External compression headache is an infrequently cited cranial neuralgia resulting from continued stimulation of the cutaneous nerves caused by the application of pressure over the forehead or scalp. The headache can result from wearing a tight band around the head, a tight hat, or sports goggles. They include a constant nonpulsating head pain felt in the area subjected to pressure that increases over minutes, is not associated with other symptoms, and often disappears within 1 hour after removing the causative stimulus.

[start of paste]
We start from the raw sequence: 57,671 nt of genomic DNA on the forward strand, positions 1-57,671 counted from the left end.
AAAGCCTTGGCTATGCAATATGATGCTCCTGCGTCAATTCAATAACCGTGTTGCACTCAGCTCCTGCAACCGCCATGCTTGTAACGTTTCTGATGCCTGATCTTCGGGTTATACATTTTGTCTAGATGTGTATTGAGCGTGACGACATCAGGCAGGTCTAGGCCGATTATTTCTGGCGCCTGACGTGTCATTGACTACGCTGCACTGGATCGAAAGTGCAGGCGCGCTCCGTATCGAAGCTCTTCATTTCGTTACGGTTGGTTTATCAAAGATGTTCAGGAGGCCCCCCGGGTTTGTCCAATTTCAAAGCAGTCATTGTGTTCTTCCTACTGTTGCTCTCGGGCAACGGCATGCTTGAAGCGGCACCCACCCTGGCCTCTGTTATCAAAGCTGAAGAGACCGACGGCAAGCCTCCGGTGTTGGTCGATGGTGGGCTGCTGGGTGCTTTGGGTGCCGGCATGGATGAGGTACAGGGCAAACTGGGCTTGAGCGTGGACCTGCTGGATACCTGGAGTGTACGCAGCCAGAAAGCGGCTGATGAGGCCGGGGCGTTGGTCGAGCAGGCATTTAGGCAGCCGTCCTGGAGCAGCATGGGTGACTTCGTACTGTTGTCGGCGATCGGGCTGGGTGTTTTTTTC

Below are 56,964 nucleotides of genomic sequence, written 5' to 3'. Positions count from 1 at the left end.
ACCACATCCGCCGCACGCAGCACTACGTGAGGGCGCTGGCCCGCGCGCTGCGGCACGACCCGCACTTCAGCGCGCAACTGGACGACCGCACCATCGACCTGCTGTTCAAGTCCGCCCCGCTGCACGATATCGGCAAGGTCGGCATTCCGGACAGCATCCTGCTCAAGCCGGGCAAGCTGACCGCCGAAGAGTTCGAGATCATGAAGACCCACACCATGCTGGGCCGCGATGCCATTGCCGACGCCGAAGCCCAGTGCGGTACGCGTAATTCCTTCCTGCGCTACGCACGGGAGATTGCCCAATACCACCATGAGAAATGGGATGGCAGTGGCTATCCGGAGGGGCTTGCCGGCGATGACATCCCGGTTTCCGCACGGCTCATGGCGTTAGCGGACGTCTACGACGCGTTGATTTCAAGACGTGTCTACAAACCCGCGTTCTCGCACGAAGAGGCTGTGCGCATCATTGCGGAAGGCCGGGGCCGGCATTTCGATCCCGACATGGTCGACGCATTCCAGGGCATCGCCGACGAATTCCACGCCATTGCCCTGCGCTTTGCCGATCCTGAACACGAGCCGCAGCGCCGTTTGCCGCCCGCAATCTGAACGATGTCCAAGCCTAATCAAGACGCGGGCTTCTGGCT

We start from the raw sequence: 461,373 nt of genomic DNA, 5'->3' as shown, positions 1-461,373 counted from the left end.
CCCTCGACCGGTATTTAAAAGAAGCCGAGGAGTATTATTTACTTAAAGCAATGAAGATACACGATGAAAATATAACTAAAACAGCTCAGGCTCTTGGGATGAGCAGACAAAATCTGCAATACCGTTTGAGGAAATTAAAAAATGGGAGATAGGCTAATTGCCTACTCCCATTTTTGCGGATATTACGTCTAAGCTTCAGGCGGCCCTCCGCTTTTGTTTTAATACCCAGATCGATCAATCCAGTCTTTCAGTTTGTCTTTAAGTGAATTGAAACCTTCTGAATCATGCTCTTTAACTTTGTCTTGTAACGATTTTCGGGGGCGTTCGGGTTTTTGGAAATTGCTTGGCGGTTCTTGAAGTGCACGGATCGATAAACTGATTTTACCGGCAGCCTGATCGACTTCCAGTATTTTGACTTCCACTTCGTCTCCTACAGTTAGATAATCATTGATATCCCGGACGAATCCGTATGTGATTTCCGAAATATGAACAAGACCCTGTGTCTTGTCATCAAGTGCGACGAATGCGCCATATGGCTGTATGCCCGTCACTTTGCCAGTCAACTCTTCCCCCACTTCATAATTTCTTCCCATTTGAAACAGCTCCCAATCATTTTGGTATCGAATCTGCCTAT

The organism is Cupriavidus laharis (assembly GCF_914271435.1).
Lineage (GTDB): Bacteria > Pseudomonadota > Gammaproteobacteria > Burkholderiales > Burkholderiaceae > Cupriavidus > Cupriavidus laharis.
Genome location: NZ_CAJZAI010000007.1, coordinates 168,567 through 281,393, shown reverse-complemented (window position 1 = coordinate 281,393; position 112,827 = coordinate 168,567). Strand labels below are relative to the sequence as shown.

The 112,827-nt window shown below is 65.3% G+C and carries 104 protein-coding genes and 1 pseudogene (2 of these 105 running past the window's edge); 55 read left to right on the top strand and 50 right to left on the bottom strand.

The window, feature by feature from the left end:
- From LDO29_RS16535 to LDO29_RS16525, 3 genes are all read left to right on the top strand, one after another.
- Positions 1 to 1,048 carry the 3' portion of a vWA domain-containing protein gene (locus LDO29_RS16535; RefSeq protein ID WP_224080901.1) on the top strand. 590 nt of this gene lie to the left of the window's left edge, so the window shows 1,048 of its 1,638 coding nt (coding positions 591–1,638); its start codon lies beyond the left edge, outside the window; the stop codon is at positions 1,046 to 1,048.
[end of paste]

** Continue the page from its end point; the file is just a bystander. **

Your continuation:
If the causative stimulus is prolonged, external compression can lead to a more severe, migrainous headache or to a full-blown migraine attack in predisposed patients. This is a primary-type headache, not associated with organic cranial or intracranial disease, and thus does not require further investigation when the diagnostic criteria are fulfilled and the intermittent presentation is clear. The goal of this study was to evaluate headache in police officers subsequent to wearing helmets during ordinary patrolling assignments. The mechanism causing external compression headache in some patients and not in others remains unknown.